Many minimally invasive total hip replacements have been performed successfully. However, some experts are concerned that the small surgical incision(s) makes it more challenging for a surgeon to create the perfect fit and alignment for the hip replacement components, putting the patient at greater risk for post-surgical complications.

In a study published in 2012,1 experts reviewed 20 clinical studies that compared more than 1,800 patients undergoing minimally invasive and traditional hip replacement surgeries. A greater number of minimally invasive surgery patients had post-surgical infection and nerve damage and fewer had bone fractures and deep vein thrombosis, but none of these differences were statistically significant.


Results of minimally invasive hip replacement surgery

The minimally invasive approaches to hip replacement tend to create less trauma to hip joints’ surrounding soft tissues. Some studies show short-term functional outcomes are better for minimally invasive surgeries when compared to traditional surgeries, meaning that patients tend to have less pain and regain the use of their hip joint more quickly during the first 3 months after surgery.

Long-term differences are less clear, and more clinical research is needed before experts can definitively say that minimally invasive surgeries have a definitive advantage over the traditional approach while providing equal or fewer risks.

Choosing a surgeon for minimally invasive hip replacement surgery

There is no specific credentialing system that certifies orthopedic surgeons to perform minimally invasive techniques for hip replacement. Moreover, there is a steep learning curve for surgeons who are new to this surgery.2 Therefore, a patient should ask a surgeon:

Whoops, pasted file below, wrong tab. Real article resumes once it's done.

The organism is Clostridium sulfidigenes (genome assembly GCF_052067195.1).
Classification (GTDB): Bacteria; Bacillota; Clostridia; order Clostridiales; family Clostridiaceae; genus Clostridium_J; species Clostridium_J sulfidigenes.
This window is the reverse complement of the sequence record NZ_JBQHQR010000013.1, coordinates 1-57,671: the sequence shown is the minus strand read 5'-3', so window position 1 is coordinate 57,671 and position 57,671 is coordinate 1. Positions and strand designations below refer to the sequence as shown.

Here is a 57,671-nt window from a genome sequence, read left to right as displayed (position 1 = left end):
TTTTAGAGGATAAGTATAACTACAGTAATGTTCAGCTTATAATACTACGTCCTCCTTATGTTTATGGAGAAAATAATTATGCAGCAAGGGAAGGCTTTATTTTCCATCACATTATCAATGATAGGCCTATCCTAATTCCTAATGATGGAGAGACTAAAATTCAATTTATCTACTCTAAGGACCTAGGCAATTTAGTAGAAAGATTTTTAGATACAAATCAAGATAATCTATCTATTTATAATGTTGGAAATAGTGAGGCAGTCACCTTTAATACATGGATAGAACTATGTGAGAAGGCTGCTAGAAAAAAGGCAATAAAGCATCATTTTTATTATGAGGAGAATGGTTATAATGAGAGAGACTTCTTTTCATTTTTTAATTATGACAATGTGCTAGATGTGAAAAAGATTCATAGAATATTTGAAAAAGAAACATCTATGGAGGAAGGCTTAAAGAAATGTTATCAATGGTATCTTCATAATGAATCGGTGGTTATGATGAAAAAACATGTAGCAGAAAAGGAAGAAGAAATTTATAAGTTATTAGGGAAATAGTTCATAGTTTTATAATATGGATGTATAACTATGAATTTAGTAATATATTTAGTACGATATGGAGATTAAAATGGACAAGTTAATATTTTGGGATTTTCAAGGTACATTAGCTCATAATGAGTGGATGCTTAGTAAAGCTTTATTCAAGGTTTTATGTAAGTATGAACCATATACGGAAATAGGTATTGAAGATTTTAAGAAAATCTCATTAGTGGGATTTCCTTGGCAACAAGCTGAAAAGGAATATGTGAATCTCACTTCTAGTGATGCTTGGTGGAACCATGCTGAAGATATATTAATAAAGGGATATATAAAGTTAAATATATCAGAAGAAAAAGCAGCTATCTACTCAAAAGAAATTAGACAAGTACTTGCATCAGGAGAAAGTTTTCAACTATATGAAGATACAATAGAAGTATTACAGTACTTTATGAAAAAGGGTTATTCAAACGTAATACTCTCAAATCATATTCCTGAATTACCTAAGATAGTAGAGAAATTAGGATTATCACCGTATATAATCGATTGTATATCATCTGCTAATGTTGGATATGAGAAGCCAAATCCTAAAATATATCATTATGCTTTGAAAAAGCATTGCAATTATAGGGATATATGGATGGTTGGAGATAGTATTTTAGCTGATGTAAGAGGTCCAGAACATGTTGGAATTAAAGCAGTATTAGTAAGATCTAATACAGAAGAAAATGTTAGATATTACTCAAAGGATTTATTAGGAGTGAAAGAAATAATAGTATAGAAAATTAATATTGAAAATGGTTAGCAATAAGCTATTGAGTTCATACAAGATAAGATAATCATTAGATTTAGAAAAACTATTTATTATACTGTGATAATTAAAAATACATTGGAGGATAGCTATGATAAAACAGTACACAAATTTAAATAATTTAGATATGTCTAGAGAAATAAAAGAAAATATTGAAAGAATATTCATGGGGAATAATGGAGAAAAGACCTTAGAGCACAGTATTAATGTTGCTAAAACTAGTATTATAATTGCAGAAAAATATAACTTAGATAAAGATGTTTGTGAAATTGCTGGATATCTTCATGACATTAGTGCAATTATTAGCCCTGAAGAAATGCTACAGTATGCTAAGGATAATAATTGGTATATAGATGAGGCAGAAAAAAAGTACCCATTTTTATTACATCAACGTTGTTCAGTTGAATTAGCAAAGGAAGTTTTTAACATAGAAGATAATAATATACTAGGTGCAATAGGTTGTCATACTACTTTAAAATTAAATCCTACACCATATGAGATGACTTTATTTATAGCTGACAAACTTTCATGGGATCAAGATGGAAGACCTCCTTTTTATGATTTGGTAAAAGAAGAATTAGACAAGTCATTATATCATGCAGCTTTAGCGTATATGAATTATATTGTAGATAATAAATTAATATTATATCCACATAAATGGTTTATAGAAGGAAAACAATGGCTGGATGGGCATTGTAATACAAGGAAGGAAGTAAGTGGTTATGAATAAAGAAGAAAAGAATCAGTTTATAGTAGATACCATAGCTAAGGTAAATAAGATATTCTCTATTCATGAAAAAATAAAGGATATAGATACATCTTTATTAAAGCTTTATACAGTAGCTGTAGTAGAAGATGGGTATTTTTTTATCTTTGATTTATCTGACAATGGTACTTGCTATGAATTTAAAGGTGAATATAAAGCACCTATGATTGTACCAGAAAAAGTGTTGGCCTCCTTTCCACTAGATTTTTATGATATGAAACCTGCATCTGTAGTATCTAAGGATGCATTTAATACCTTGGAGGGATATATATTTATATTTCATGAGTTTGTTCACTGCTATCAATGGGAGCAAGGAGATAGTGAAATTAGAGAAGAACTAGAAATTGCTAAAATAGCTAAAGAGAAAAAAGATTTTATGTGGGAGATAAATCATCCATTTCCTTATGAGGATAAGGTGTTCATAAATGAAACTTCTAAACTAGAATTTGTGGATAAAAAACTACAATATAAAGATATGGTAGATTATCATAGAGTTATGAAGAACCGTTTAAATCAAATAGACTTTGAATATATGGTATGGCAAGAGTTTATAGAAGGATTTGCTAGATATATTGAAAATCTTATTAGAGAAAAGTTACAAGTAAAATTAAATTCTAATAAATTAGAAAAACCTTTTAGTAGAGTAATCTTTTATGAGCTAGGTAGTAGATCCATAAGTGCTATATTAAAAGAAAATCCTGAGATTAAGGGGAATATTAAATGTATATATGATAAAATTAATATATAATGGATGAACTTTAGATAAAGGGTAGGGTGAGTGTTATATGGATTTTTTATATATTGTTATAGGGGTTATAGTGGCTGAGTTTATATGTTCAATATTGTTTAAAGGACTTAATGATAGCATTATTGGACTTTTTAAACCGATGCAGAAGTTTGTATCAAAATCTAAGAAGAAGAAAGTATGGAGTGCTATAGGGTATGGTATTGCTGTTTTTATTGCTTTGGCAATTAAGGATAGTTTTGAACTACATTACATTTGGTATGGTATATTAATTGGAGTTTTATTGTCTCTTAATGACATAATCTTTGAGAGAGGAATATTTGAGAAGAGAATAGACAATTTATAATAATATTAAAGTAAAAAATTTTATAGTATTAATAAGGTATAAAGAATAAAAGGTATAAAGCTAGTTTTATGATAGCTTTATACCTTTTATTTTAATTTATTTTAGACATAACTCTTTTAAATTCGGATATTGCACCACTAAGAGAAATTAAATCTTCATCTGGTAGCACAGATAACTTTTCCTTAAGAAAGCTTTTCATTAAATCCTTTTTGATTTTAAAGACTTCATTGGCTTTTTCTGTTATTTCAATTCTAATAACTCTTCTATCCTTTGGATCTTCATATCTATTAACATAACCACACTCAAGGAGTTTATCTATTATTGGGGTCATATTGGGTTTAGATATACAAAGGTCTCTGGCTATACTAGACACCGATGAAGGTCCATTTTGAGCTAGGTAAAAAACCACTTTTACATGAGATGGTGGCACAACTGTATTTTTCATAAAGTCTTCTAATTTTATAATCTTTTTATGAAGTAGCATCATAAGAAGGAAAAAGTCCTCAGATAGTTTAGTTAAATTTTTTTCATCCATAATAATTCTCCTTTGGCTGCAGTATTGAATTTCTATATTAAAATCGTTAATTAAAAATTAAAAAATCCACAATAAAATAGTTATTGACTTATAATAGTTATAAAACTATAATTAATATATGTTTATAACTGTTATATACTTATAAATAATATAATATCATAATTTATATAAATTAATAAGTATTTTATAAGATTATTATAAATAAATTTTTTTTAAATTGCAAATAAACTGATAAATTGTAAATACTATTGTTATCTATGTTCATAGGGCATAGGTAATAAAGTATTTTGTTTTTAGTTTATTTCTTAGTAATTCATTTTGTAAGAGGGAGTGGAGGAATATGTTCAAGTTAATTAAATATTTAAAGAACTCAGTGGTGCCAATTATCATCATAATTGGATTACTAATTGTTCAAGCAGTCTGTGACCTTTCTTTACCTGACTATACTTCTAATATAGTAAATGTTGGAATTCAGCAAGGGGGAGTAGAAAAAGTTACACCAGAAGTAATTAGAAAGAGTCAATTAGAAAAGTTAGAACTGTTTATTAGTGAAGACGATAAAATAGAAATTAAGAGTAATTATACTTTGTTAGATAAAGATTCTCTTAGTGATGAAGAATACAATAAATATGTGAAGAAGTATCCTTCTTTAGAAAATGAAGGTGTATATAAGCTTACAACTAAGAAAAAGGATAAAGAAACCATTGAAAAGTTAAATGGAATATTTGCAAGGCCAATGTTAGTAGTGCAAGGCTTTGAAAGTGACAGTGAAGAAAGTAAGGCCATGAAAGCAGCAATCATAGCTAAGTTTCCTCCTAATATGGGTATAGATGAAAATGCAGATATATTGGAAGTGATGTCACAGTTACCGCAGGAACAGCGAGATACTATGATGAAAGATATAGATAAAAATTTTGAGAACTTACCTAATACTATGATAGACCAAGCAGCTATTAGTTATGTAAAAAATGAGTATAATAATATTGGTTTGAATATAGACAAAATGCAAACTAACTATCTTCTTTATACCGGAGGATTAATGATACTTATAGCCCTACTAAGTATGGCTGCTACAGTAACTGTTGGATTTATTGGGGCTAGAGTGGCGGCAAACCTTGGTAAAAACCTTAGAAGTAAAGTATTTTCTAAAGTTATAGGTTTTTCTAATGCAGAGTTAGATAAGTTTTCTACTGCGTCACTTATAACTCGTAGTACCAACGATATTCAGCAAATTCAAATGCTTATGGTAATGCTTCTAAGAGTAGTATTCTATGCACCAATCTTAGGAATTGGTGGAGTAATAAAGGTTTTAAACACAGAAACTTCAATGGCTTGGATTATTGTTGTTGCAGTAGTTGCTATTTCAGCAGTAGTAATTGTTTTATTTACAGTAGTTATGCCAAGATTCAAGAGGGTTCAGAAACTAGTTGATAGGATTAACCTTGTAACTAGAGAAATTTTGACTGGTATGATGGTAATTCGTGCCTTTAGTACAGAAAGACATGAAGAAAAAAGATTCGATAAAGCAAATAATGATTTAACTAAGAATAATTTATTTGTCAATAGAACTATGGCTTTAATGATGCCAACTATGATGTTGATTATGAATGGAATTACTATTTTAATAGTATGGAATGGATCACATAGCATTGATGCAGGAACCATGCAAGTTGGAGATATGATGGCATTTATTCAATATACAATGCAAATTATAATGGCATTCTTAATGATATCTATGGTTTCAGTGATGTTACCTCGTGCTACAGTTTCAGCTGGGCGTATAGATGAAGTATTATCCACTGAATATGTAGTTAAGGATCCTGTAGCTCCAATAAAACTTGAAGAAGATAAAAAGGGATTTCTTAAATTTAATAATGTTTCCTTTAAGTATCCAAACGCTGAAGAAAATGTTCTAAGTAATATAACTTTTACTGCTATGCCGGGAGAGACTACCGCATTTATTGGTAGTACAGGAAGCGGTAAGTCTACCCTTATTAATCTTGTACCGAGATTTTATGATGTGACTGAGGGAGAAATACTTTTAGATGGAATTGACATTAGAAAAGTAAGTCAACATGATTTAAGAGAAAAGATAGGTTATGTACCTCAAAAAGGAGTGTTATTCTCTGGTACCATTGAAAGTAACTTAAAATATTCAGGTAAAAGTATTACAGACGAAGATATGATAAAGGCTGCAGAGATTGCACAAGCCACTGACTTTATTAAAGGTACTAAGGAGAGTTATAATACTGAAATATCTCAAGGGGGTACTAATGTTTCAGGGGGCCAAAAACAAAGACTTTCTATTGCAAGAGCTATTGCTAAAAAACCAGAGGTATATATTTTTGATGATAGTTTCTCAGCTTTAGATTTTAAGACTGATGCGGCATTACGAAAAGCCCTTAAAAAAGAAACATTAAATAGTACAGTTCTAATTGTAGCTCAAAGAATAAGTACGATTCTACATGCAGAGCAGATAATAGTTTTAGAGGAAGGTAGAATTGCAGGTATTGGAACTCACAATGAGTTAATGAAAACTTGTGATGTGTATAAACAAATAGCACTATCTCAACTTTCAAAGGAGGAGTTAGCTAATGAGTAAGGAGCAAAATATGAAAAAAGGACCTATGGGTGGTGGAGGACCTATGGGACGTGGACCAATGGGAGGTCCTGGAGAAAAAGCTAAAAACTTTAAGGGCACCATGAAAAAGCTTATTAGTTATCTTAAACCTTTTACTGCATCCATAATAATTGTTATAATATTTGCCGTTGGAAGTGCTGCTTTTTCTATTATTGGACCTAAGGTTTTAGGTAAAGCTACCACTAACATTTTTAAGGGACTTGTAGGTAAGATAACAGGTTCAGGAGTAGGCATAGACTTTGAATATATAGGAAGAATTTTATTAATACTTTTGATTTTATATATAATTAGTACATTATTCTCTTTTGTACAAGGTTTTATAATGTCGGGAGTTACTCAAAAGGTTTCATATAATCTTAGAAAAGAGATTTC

• How often does the surgeon perform this specific surgery?
  • What are the surgeon’s success and complication rates regarding the specific procedure?
  • What are the possible short- and long-term outcomes?

When considering the advantages and risks of minimally invasive hip replacement, a surgeon’s experience and success with a specific procedure should be an important factor. Surgical experience has an inverse relationship with complication rates.3,4


  • 1.Imamura M, Munro NA, Zhu S, Glazener C, Fraser C, Hutchison J, Vale L. Single mini-incision total hip replacement for the management of arthritic disease of the hip: a systematic review and meta-analysis of randomized controlled trials. J Bone Joint Surg Am. 2012 Oct 17;94(20):1897-905. doi: 10.2106/JBJS.K.00495. PubMed PMID: 23079882.
  • 2.Agency for Health Care Research and Quality, Department of Health and Human Services. December 22, 2006. Technology Assessment: Horizon Scan on Hip Replacement Surgery [White Paper]. Produced by ECRI Evidence-based Practice Center, Rockville, Maryland. Retrieved October 22, 2012 from
  • 3.The Knee Society. Minimally Invasive and Small Incision Joint Replacement Surgery: What Patients Should Consider. PDF. ©2005. accessed via Last reviewed January 2008. Accessed September 17, 2012.
  • 4.Katz JN, Losina E, Barrett J, et al. Association Between Hospital and Surgeon Procedure Volume and Outcomes of Total Hip Replacement in the United States Medicare Population*. The Journal of Bone & Joint Surgery. 2001 Nov;83(11):1622-1629.